10: The One Supreme Absolute Alone Is : 4.

The Teachings of the Bhagavadgita  :

(Gita : 12.10)

Abhyasepyasamarthosi    matkarmaparamo    bhava,

madarthamapi   karmani    kurvan    siddhimavapsyasi.

(  Gita : 12.11.) Second line.

Sarvakarmaphalatyagam    tatah    kuru    yatatmavan .

So this seems to be teaching on karma yoga. "The abandonment of the fruits of action at least may be your way, if everything is not possible and any other thing is not practical. Neither can you reason and argue and unite your total understanding with Me, nor can you find time to concentrate on My Being. You have not got the will, nor will you be able to feel My presence, love Me whole-heartedly. Then do your duty as per your station in society." Our duty will depend upon our station in human society, or station in a particular given circumstance or environment. But this duty that we perform should be such that it does not get tagged-down to a result that we expect to follow for our own personal benefit or advantage or personal satisfaction. We do not do something because we expect some pleasure out of it.

The great ethical doctrine of Emmanuel Kant is – when some pleasure is connected with duty, it ceases to be duty, because duty is an impersonal requirement on our part and pleasure is a personal affair, so they cannot go together; this is what the German philosopher thought. But, however, he may not be wholly correct in going to such a puritanic extent in distinguishing between satisfaction and duty, because there can be higher satisfaction – not necessarily a personal pleasure arising from our performance of duty, because the correct performance of duty is possible only on the basis of a higher understanding, and wherever there is right understanding, there is a great satisfaction. We cannot say that there can be only duty minus the feeling sense in it, though this feeling of satisfaction need not be connected with personality, egoism or individual affirmation, or selfishness of any kind.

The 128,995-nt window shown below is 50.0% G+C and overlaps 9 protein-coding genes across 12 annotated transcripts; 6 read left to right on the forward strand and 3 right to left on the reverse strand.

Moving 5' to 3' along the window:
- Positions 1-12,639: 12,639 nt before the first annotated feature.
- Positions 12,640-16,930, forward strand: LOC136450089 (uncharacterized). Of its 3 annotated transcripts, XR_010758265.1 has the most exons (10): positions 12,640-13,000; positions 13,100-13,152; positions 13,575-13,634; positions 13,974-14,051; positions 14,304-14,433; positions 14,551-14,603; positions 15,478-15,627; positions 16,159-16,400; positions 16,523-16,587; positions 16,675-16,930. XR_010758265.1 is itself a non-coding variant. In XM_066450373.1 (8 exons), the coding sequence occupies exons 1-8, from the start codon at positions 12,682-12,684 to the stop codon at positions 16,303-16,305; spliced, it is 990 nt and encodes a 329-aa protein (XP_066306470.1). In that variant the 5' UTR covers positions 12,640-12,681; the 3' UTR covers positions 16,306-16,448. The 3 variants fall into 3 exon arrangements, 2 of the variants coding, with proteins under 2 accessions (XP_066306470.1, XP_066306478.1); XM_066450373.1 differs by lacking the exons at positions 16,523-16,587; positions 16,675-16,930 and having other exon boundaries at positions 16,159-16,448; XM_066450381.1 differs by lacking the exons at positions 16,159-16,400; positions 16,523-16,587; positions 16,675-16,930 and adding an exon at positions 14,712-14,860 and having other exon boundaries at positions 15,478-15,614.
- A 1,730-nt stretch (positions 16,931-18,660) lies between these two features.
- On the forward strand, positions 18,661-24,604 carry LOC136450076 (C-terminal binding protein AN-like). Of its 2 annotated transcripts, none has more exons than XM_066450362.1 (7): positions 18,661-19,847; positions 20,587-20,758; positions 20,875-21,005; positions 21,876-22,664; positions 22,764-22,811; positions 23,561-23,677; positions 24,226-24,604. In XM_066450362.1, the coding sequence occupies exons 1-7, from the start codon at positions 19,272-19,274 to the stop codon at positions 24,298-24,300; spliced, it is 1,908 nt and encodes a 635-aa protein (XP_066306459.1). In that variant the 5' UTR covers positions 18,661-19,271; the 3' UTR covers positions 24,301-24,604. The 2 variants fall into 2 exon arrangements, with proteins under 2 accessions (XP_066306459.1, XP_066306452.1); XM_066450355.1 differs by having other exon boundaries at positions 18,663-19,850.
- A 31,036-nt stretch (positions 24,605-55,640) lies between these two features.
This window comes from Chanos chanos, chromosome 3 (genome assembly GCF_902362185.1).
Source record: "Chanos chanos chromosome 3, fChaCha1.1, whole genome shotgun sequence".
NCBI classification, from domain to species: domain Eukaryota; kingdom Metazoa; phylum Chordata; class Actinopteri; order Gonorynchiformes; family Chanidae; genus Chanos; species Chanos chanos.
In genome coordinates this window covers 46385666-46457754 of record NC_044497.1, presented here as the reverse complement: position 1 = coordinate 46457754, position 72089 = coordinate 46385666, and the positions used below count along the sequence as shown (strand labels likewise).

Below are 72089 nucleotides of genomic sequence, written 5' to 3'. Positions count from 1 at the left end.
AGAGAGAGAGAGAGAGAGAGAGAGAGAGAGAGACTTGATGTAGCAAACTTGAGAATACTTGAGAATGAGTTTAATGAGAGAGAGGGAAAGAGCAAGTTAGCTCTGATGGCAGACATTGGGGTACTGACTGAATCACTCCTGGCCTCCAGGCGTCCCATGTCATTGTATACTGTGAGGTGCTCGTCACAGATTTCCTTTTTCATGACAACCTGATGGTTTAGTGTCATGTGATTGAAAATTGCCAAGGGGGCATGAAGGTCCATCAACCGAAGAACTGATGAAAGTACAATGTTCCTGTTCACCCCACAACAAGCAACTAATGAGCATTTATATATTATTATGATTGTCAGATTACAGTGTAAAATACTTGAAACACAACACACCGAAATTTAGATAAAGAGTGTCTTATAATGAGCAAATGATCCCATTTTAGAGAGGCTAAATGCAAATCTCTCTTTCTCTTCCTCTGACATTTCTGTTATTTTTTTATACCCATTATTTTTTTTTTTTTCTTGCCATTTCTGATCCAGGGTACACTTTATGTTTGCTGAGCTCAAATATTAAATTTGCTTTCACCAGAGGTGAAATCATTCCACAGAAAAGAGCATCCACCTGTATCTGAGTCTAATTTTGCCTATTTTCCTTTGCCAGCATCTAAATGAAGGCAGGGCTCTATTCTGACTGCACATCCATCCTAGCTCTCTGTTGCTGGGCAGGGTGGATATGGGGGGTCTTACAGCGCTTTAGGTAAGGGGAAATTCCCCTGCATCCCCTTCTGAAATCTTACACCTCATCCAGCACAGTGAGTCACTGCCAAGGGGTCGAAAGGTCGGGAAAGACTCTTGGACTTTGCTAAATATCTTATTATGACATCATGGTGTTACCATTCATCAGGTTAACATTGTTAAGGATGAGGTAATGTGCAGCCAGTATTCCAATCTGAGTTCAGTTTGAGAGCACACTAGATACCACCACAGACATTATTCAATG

So, karma, bhakti, yoga, jnana – these seem to include every possible approach of man to God. The Bhagavadgita seems to have told us everything – there is nothing further to tell us. The theory and the practise of yoga, the philosophy and the application of it in life, is here complete for our practical purposes at least. There are those who imagine, think and conclude that the Bhagavadgita is over, here, and there is nothing further to be told. Some think that it is over with the eleventh chapter itself, because once one has had a vision of the Supreme Being, there is nothing further to be told. But this is one view, of some people – not the generally accepted view, because there are internal references in the Mahabharata itself which seem to suggest that the Bhagavadgita is not complete with the eleventh or the twelfth chapter – it goes further; and we may follow this tradition that the Bhagavadgita is not over with the eleventh or the twelfth chapters.

Arjuna has some questions, or perhaps he has no questions, because the beginning of the third chapter is sometimes with a query from Arjuna, sometimes without a query, according to different readings. The general reading is a direct speech from Sri Krishna himself, but some extraordinary editions add one extra verse, posing a question from Arjuna as to what prakriti is, purusha is, etc. However, whatever the truth of the matter be, it is immaterial for our purposes. There is some context, evidently, due to which the thirteenth chapter has become a necessity, and inasmuch as great masters like Jnaneshwar Maharaj have gone into great detail in their discourse on thirteenth chapter, etc., and we cannot set aside the views of a great master like Jnaneshwar Maharaj who was supposed to be a God-realised being, it would be wise on our part not to go to extremes of historical analysis, and accept that there is a great point in the Bhagavadgita continuing from the thirteenth chapter onwards – for some important reason which we shall see.

Swami Krishnananda

To be continued   ....

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